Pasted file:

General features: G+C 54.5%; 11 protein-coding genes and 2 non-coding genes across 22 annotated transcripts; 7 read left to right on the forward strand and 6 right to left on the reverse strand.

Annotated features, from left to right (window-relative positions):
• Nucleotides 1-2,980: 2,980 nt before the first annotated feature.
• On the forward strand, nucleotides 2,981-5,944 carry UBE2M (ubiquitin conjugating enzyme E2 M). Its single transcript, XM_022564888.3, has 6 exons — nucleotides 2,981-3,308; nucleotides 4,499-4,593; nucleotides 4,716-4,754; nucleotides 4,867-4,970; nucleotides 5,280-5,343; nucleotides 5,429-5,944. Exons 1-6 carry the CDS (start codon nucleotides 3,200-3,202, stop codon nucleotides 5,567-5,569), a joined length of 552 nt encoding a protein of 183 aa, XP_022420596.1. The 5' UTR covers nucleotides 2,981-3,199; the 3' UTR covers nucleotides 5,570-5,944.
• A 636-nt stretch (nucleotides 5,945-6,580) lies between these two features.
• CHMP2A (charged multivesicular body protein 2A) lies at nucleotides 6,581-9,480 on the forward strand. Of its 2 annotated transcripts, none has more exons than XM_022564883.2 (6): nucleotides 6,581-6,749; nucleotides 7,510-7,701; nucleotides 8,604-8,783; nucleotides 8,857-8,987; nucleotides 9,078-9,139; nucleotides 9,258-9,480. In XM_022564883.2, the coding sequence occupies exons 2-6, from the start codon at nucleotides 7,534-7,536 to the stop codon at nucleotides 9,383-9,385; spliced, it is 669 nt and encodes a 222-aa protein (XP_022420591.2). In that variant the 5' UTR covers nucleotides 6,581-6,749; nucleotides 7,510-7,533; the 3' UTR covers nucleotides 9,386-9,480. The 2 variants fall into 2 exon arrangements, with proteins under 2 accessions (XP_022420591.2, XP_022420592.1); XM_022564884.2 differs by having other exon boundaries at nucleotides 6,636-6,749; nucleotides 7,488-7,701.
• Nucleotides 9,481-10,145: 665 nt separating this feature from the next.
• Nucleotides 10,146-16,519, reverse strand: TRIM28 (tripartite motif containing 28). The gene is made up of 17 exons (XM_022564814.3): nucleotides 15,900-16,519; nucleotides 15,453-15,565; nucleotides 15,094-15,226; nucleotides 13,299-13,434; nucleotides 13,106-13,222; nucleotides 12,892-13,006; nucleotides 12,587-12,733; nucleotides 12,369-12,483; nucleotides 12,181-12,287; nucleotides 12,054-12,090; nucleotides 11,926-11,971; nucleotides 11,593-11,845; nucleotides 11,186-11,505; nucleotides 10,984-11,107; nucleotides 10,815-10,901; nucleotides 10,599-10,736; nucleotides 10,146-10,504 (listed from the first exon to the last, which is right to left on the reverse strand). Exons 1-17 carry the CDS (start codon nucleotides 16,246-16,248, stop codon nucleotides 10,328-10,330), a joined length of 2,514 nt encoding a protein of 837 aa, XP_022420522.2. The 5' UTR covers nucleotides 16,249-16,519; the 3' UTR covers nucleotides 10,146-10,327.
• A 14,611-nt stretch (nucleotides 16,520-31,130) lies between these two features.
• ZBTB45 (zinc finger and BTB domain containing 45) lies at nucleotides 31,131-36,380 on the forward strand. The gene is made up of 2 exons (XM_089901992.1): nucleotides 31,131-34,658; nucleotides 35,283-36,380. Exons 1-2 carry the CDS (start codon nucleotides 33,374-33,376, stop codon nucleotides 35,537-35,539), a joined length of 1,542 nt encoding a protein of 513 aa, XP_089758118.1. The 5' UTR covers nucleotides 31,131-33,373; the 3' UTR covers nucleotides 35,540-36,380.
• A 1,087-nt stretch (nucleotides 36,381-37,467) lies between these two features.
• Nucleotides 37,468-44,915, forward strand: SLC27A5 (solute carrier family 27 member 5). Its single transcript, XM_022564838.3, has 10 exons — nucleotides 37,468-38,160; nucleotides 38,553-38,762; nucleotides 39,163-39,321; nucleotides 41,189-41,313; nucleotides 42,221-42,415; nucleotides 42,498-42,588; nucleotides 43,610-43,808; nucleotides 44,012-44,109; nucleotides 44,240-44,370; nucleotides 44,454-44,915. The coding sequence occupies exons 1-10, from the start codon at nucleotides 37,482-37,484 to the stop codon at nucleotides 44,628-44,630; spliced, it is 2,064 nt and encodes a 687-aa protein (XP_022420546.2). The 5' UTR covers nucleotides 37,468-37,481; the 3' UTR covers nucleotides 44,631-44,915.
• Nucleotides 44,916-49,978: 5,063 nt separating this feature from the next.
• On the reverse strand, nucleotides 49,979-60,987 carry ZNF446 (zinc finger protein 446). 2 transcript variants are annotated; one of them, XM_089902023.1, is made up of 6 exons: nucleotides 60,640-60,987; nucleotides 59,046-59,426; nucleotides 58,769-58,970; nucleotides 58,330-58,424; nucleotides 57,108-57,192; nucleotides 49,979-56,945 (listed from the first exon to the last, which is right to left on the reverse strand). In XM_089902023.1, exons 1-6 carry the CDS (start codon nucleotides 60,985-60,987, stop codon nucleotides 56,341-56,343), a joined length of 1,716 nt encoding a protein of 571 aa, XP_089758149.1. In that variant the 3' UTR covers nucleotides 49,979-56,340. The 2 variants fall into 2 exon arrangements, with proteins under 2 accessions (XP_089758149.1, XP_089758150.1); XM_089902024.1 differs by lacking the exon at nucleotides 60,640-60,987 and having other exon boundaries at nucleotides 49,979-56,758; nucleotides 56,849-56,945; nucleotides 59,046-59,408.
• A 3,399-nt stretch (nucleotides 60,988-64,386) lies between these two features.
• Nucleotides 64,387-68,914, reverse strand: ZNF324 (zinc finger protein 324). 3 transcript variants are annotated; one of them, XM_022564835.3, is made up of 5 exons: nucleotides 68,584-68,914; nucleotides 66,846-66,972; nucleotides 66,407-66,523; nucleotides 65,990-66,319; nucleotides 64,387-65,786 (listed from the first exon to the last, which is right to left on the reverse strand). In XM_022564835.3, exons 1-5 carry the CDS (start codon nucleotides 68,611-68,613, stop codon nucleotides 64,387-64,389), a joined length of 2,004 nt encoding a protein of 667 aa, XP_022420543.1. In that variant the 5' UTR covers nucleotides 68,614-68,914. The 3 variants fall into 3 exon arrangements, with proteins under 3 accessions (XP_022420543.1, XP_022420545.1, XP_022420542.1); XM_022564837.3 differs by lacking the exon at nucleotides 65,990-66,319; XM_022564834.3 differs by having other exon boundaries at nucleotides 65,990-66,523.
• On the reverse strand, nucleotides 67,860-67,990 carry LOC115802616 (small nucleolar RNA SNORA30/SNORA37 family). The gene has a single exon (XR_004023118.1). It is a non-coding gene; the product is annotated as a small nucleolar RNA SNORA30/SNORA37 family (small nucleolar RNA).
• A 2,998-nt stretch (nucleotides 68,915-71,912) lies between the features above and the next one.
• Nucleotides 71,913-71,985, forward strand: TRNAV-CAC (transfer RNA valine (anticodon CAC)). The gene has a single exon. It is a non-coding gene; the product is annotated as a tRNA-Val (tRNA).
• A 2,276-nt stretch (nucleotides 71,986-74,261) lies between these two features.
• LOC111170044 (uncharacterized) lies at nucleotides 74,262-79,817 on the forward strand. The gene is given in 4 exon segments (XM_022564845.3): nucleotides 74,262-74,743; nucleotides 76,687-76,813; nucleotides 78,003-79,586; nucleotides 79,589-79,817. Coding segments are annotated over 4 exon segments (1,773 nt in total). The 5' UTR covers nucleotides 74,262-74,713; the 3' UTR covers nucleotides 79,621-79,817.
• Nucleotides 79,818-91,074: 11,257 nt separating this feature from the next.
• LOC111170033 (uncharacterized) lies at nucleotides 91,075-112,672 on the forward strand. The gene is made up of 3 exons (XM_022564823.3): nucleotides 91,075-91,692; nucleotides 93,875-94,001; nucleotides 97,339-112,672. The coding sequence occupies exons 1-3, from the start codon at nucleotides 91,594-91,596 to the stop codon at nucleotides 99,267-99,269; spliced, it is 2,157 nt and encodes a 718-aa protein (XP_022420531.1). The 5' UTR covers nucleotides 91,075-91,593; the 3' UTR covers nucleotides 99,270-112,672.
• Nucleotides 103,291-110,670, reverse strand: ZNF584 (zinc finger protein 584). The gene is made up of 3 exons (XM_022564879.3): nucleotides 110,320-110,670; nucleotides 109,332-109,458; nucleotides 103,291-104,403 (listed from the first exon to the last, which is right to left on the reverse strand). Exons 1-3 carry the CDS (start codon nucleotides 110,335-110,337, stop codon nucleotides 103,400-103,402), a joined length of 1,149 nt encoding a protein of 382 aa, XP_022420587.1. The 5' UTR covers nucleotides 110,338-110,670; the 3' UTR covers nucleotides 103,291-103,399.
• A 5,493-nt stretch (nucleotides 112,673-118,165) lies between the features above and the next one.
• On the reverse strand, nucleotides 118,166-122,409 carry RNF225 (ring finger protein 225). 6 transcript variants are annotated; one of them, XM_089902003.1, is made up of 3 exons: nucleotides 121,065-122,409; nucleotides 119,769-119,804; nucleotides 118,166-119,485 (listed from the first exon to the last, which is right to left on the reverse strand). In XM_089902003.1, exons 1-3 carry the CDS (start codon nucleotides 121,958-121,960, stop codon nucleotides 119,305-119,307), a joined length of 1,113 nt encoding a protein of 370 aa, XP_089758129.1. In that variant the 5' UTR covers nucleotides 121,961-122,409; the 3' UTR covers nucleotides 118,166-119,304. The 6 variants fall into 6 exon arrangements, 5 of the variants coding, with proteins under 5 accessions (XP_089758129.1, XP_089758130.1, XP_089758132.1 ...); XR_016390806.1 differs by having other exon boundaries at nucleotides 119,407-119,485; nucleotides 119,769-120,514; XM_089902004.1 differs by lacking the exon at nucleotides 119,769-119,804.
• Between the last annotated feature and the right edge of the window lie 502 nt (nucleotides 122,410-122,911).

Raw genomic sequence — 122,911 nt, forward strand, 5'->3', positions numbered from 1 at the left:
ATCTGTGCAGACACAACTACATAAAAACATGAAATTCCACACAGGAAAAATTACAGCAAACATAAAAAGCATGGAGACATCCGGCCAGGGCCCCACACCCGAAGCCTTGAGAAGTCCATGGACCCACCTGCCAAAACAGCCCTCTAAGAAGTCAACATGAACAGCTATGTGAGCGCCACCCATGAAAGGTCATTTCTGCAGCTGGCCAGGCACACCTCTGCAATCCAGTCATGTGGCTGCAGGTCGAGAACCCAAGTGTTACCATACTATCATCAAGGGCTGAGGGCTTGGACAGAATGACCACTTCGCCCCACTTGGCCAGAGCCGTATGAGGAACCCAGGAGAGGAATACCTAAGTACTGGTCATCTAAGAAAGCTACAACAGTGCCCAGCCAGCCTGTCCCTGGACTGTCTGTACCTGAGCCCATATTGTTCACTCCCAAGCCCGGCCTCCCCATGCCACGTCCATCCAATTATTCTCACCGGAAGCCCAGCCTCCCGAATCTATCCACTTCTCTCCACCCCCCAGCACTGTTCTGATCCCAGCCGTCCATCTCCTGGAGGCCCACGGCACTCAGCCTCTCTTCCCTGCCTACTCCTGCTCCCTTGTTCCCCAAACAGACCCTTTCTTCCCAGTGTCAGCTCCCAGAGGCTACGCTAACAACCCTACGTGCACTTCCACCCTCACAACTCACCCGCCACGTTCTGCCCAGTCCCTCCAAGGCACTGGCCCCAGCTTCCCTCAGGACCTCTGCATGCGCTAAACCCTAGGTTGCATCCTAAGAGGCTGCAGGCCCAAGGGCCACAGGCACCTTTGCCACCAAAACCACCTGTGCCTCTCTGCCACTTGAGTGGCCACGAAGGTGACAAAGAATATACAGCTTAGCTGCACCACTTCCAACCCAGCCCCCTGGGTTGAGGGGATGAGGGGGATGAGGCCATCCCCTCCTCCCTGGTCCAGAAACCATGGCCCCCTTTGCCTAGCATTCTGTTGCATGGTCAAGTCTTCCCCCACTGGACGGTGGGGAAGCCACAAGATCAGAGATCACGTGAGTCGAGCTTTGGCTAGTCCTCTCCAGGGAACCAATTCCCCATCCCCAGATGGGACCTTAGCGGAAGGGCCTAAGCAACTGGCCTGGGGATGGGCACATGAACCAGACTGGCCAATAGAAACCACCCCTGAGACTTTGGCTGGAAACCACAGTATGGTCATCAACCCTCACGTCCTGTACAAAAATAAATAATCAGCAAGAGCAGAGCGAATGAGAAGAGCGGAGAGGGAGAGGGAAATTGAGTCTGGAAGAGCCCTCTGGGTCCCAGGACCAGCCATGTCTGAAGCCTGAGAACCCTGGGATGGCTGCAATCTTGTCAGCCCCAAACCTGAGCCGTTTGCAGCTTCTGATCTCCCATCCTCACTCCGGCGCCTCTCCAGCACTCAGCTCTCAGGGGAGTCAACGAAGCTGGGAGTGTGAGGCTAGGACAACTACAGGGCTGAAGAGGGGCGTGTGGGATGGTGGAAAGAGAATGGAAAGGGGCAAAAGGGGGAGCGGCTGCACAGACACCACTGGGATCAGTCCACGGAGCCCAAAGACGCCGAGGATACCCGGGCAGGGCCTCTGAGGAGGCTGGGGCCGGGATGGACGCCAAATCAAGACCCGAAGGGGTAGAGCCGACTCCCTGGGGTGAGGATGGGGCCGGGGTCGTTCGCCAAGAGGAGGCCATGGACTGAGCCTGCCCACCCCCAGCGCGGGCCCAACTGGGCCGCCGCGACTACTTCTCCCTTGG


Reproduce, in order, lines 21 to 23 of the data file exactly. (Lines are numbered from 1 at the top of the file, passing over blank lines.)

• LOC111170044 (uncharacterized) lies at nucleotides 74,262-79,817 on the forward strand. The gene is given in 4 exon segments (XM_022564845.3): nucleotides 74,262-74,743; nucleotides 76,687-76,813; nucleotides 78,003-79,586; nucleotides 79,589-79,817. Coding segments are annotated over 4 exon segments (1,773 nt in total). The 5' UTR covers nucleotides 74,262-74,713; the 3' UTR covers nucleotides 79,621-79,817.
• Nucleotides 79,818-91,074: 11,257 nt separating this feature from the next.
• LOC111170033 (uncharacterized) lies at nucleotides 91,075-112,672 on the forward strand. The gene is made up of 3 exons (XM_022564823.3): nucleotides 91,075-91,692; nucleotides 93,875-94,001; nucleotides 97,339-112,672. The coding sequence occupies exons 1-3, from the start codon at nucleotides 91,594-91,596 to the stop codon at nucleotides 99,267-99,269; spliced, it is 2,157 nt and encodes a 718-aa protein (XP_022420531.1). The 5' UTR covers nucleotides 91,075-91,593; the 3' UTR covers nucleotides 99,270-112,672.